Album Title
Artist IconNazareth
Artist Icon Rampant
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5:40
4:19
5:13
3:47
6:41
4:10
4:15
6:22

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First Released

Calendar Icon 1974

Genre

Genre Icon Hard Rock

Mood

Mood Icon Gritty

Style

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Tempo

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Release Format

Release Format Icon Album

Record Label Release

Speed Icon M3 Records

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Album Description
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Scoring hat-trick is a tricky feat, especally when the concert road doesn't seem to end, so "Rampant" might add some anger to the recycling of its predecessor's title yet fails to reproduce the moulden whole of "Loud 'n' Proud". For NAZARETH the problem lies in the perception, though: the fans have always regarded the band as purveyors of hard rock while the Scots' horizons are much wider than that. That's why their fifth LP tries to lay the heavy blueprint onto the stylistic scale of "Exercises" with quite a mixed result.

It tends to be almost appalling in the finale, the prog rock cocoon pulled over the pairing of THE YARDBIRDS' "Shape Of Things" with the impressive HAWKWIND-like instrumental "Space Safari"; still, in the slightly humorus "Jet Lag" the rifferama pulls the touring drift down to bluesy earth and introduces the vocoder, thus sowing seeds for both "Telegram" and "Hair Of The Dog". More so, the album launches as usual, with a streamline, if sharp, rock 'n' roll of "Silver Dollar Forger" the guitar of which comes cosmic, too, in the second part of the track, but in the first half its strum sets the tone for some rockabilly fare to follow. The album rooted in Americana, "Sunshine" bares the foursome's soft underbelly, and there's a tremulous, echo-drenched loneliness in "Loved And Lost" where the quartet take away their iron mask to look up beyond the atmosphere again. NAZ's record can't exist without some reckless blues re-imagined for a good laugh, though, so in "Glad When You're Gone" the brick-laying verses with their tight vocal harmonies see the countrified release on the cheerful choruses.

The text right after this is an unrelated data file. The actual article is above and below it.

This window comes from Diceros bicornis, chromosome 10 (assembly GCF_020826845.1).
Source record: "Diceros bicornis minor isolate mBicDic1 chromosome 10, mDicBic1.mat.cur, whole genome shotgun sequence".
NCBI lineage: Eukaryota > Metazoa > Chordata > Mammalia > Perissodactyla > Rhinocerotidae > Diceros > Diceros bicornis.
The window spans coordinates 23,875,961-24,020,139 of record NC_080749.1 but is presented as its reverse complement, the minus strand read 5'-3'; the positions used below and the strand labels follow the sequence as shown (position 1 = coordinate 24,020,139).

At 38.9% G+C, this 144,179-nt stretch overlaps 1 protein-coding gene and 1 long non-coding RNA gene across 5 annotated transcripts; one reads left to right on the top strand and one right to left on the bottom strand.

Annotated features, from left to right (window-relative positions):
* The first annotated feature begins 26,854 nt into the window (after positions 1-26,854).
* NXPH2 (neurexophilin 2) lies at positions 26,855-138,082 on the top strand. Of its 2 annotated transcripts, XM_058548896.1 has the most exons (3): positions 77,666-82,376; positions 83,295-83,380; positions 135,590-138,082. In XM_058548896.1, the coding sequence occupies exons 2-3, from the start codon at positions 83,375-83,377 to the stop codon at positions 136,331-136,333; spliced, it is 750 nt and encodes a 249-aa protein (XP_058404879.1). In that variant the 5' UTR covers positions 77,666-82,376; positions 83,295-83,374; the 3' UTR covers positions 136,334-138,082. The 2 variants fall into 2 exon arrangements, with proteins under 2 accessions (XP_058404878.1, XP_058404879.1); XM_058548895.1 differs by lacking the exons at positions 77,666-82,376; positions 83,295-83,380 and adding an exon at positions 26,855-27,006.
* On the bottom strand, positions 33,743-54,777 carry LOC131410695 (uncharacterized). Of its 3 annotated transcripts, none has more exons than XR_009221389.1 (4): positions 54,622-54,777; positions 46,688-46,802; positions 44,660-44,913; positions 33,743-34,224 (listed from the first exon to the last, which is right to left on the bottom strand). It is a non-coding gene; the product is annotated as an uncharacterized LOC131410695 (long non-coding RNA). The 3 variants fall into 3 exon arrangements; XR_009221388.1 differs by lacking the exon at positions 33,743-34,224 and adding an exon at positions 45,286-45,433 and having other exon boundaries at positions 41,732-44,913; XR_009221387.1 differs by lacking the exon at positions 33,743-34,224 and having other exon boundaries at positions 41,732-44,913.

The mood rockets even higher when "Shanghai'd In Shanghai" cuts the rug and welcomes Jon Lord's piano boogie, the slider and the "Satisfaction" quote in its sweaty, Southern rock hug, embracing also a rare B-side "Down" - a bonus here, alongside the BBC recordings - whereas in the sluggish "Light My Way" the effects feel jarring. So much for the experimentation, more interesting than pleasant. This way the band delivered their "Revolver", tasty but strange, and accumulated force for the next punch.
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